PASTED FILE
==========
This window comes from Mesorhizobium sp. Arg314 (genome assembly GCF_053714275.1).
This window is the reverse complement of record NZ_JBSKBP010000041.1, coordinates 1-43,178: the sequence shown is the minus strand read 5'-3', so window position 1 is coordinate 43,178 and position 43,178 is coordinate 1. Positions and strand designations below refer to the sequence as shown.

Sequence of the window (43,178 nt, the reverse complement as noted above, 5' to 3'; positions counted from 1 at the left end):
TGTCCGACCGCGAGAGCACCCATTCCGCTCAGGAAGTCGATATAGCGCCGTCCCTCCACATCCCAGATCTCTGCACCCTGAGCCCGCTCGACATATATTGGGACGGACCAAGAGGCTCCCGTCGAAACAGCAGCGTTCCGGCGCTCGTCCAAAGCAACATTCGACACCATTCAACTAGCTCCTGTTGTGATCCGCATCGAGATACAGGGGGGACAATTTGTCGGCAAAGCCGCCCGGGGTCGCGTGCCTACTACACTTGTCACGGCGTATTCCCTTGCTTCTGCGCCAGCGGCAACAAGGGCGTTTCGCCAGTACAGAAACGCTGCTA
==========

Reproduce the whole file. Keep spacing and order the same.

This window comes from Mesorhizobium sp. Arg314 (genome assembly GCF_053714275.1).
This window is the reverse complement of record NZ_JBSKBP010000041.1, coordinates 1-43,178: the sequence shown is the minus strand read 5'-3', so window position 1 is coordinate 43,178 and position 43,178 is coordinate 1. Positions and strand designations below refer to the sequence as shown.

Sequence of the window (43,178 nt, the reverse complement as noted above, 5' to 3'; positions counted from 1 at the left end):
TGTCCGACCGCGAGAGCACCCATTCCGCTCAGGAAGTCGATATAGCGCCGTCCCTCCACATCCCAGATCTCTGCACCCTGAGCCCGCTCGACATATATTGGGACGGACCAAGAGGCTCCCGTCGAAACAGCAGCGTTCCGGCGCTCGTCCAAAGCAACATTCGACACCATTCAACTAGCTCCTGTTGTGATCCGCATCGAGATACAGGGGGGACAATTTGTCGGCAAAGCCGCCCGGGGTCGCGTGCCTACTACACTTGTCACGGCGTATTCCCTTGCTTCTGCGCCAGCGGCAACAAGGGCGTTTCGCCAGTACAGAAACGCTGCTA